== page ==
We Need a Strong Navy
Our Founding Fathers knew that to win the war for independence from England, the Thirteen Colonies needed an effective navy. The Continental Army was founded on June 14th, 1775, and almost four months to the day later, the Continental Navy was founded on October 13th, 1775.
Why does (or did) we need a navy since most of the war was fought on land? The answer is found in how England had to wage war.
The Thirteen Colonies had little industry and facilities for making weapons of war were, at best limited. None of the gunsmiths in the colonies could make enough needed for war. Foundries to make cannon were illegal under the British. Several small gunpowder mills existed, but none could provide what was needed by either the Continental or British armies and navies.
Therefore, military supplies had to come from Europe by ship. Most of our gunpowder and weapons came from The Netherlands, France, and Spain. Britain’s well-developed arms industry could make what they needed.
England’s strategy was two-fold. Defeat Washington’s army in the field and strangle colonies’ economy through a blockade.
Our Founding Fathers knew that anything its navy and privateers could do to disrupt British commerce and supplies coming to the U.S. hurt the British. Privateers and the nascent Continental Navy captured between 12 and 15% of the British merchant fleet. Their success hindered British re-supply and reinforcement efforts not only of the British Army fighting Washington, but also in the Caribbean and India where England was struggling to retain its possessions.
In the 1790s, Barbary Pirates began seizing U.S. ships and holding their crews and cargos for ransom. Tribute didn’t work so early in the 19th Century, in stepped the new U.S. Navy.
A few years later, desperate for men to man their ships in the 20+ years of war against the French, Royal Navy warships were stopping U.S. merchant ships and “impressing,” a better word would be kidnapping U.S. citizens to serve on its ships. This, plus their refusal to leave forts in the Northwest Territories and attempts to restrict U.S. trade with countries in Europe led us to declare war on England in 1812.
During the American Civil War, recognizing the Confederacy did not have the arsenals to support its army and had to resort to smuggling weapons paid for by cotton. The Union Navy’s blockade strangled the Confederacy economy and cut off the flow of arms.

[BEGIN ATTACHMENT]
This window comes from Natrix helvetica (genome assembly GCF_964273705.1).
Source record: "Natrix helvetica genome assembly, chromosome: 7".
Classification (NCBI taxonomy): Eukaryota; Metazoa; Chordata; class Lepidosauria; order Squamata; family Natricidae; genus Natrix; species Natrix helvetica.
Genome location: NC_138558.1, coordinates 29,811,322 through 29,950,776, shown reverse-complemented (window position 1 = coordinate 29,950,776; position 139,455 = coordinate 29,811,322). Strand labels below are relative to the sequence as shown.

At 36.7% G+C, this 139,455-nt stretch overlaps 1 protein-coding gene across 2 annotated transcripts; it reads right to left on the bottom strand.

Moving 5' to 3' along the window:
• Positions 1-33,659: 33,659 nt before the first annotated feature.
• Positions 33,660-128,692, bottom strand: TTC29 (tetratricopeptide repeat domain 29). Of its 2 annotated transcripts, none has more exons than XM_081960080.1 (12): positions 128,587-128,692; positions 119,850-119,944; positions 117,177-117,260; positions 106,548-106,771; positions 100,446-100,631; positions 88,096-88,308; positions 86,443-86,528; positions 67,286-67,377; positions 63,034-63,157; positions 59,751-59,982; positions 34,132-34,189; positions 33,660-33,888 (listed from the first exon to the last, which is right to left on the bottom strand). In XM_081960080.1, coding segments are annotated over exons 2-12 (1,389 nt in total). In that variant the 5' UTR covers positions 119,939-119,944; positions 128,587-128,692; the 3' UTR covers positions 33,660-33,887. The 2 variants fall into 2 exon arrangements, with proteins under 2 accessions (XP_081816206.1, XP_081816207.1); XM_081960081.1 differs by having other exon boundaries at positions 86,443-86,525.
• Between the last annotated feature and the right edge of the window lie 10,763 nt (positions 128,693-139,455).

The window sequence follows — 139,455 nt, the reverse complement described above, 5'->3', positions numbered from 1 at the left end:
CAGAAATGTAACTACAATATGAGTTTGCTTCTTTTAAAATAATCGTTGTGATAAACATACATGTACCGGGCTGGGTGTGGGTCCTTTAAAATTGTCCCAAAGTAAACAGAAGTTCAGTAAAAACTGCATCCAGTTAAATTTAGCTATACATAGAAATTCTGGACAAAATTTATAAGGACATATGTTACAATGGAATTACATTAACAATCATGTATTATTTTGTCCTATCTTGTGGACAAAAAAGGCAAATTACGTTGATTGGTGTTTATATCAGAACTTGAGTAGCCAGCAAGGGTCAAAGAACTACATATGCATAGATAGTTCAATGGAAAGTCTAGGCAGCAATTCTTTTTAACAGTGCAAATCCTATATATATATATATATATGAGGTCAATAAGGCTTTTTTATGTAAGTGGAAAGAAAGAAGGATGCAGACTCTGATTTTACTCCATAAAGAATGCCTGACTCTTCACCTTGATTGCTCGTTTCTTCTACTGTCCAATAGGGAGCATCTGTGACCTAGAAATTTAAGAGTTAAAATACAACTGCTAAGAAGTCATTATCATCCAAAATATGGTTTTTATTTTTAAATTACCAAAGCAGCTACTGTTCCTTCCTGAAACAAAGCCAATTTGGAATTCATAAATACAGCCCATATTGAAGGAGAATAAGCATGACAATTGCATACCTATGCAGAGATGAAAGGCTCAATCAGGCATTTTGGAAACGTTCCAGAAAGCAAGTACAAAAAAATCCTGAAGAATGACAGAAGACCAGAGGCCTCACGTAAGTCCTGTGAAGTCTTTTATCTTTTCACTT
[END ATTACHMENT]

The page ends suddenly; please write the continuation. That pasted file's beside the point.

Fast forward to 1917. England and France were exhausted by the cost of fighting the Germans. To get the American Expeditionary Force to France, it had to be transported across the Atlantic. While the U-boat menace was not as strong as it was in World War II, the British and American navies still had to protect the convoys.
In World War II, in the European theater the longest, most important, and decisive fight was the Battle of the Atlantic. Until we defeated the German U-boats, the invasions of North Africa and Europe would not have been possible.
In the Pacific, U.S. submarines decimated the Japanese merchant fleet. By 1943, the Japanese military was losing the war and its industry was short of fuel and raw materials.
And last, in every NATO war against the Soviet Union scenario, the key to allied success was winning the Battle of the Atlantic. Today, we see the Peoples Republic of China attempting to gain control of the South China Sea. Why? Much of the raw materials, particularly oil, comes by sea from Iran and is easy to interdict.
So, despite all the air cargo operators, most of the stuff coming into the U.S. comes by sea. Every day we see pictures and videos of cargo ships anchored off our coast, we should be reminded of the importance of freedom of the seas that is made possible by a strong, effective U.S. and other allied navies.
Image is the Navy Jack, flown on the first Continental Navy ship in 1775 and is still flown from the bow flagstaff on the oldest ship in the U.S. Navy which is currently the Seventh Fleet Flagship, the U.S.S. Blue Ridge (LCC-19)
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